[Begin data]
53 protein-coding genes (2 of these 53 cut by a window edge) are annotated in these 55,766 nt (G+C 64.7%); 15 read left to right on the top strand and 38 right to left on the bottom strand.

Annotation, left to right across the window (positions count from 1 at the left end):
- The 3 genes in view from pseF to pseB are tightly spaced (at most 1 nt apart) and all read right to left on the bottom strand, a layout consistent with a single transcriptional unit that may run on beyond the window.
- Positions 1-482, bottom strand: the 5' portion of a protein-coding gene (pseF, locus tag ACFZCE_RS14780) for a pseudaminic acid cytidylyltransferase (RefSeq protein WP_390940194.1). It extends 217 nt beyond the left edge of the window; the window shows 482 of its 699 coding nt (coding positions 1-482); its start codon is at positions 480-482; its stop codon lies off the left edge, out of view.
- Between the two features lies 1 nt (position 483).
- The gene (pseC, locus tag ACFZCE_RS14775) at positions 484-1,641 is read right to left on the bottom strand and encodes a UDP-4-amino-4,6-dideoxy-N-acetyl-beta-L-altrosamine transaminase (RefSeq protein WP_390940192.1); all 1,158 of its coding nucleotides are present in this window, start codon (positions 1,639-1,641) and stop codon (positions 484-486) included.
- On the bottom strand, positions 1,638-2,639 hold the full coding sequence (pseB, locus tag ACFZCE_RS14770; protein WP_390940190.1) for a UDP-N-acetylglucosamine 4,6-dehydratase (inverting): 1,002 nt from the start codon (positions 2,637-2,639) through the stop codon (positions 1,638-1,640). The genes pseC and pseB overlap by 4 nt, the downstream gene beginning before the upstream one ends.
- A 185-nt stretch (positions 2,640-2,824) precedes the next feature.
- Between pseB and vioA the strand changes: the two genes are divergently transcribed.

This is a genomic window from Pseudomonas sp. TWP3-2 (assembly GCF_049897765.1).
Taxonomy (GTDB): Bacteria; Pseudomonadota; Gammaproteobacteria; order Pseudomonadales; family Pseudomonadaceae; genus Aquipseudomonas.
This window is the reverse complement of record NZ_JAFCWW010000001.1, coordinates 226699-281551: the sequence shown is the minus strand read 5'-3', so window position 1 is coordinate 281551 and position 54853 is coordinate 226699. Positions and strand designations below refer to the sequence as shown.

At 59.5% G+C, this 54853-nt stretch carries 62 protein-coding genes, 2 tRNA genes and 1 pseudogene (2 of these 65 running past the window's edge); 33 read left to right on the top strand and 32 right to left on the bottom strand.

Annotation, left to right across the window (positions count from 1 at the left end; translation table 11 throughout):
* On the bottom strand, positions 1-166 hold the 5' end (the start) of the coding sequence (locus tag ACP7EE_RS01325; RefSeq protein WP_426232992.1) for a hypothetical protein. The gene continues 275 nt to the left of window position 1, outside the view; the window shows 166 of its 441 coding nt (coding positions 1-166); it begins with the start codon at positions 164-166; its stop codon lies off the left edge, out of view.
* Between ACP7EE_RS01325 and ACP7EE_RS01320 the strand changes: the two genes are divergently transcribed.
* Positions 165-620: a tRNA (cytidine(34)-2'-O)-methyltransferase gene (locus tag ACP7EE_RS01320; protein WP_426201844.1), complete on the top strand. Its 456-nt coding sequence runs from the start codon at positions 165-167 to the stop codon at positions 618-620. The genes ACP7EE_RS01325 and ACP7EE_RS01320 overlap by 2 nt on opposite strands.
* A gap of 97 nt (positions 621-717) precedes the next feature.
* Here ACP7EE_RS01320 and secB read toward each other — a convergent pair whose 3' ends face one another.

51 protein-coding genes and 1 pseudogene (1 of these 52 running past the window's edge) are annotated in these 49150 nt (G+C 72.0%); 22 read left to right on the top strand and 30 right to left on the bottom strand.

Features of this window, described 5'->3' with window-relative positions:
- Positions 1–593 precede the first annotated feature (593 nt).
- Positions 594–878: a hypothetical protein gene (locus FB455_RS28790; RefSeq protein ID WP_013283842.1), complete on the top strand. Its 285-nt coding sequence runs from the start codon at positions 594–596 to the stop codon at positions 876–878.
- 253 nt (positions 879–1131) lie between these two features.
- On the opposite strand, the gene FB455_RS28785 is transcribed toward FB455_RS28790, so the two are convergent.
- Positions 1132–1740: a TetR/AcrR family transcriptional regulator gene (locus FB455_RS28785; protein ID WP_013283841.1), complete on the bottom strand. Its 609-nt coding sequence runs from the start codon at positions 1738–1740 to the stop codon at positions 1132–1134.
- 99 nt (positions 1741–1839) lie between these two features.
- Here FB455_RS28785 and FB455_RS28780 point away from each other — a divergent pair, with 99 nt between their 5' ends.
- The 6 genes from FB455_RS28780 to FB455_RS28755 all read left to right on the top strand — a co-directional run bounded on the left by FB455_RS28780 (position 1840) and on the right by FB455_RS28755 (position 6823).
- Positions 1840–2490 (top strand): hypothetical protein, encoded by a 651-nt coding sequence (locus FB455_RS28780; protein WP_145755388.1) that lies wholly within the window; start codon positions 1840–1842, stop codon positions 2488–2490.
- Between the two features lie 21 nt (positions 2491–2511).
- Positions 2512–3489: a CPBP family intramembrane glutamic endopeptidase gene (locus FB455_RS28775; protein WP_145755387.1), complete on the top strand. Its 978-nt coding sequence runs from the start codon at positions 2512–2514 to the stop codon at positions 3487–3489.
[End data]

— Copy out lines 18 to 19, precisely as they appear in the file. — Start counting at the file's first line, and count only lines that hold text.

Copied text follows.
* A gap of 97 nt (positions 621-717) precedes the next feature.
* Here ACP7EE_RS01320 and secB read toward each other — a convergent pair whose 3' ends face one another.